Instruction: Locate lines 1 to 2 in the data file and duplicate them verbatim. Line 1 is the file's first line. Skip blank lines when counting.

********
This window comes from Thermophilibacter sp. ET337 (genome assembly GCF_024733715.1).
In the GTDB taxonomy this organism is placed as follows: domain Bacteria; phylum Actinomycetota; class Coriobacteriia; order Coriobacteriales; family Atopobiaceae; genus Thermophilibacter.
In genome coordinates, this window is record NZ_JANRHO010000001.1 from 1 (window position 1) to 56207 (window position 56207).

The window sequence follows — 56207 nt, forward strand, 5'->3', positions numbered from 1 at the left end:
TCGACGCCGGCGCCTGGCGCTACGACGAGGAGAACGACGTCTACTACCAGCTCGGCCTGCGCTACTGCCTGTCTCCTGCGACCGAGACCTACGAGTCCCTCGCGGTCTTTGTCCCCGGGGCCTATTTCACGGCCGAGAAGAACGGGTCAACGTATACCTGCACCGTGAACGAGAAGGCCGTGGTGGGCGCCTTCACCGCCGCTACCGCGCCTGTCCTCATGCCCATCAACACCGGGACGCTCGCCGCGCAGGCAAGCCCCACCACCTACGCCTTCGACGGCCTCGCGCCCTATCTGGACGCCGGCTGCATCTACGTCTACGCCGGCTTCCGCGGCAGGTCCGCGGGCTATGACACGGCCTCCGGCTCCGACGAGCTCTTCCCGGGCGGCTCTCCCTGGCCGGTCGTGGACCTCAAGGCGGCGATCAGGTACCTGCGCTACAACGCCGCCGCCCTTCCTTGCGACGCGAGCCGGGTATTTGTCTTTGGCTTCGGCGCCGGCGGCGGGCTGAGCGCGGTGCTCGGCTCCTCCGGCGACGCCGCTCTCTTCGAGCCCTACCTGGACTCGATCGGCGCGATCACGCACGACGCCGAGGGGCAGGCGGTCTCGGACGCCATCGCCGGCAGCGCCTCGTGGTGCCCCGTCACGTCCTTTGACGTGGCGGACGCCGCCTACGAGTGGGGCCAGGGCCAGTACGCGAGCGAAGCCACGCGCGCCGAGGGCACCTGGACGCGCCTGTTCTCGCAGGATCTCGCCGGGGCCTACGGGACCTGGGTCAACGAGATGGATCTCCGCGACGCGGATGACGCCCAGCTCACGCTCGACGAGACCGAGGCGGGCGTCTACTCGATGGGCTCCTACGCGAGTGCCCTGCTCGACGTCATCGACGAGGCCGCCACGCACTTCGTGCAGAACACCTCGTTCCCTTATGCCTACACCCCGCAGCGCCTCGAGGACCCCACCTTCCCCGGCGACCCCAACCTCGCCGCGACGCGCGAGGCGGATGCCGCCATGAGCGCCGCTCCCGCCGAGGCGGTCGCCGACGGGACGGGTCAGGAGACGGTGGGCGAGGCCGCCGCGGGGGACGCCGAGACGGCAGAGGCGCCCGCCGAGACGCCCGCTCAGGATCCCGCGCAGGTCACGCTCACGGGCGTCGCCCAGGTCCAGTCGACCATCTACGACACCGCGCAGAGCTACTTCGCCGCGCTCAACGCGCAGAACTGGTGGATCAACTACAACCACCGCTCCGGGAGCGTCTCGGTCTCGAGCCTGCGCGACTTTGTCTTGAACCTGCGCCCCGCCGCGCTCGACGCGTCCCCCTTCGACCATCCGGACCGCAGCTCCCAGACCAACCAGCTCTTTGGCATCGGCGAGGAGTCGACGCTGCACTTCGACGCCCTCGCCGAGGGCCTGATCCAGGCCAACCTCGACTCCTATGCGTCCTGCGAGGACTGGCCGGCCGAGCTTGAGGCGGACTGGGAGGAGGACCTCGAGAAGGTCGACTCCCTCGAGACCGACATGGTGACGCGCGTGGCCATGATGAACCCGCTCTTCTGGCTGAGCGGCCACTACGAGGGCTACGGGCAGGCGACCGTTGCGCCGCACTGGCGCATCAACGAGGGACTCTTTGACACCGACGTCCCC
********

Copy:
This window comes from Thermophilibacter sp. ET337 (genome assembly GCF_024733715.1).
In the GTDB taxonomy this organism is placed as follows: domain Bacteria; phylum Actinomycetota; class Coriobacteriia; order Coriobacteriales; family Atopobiaceae; genus Thermophilibacter.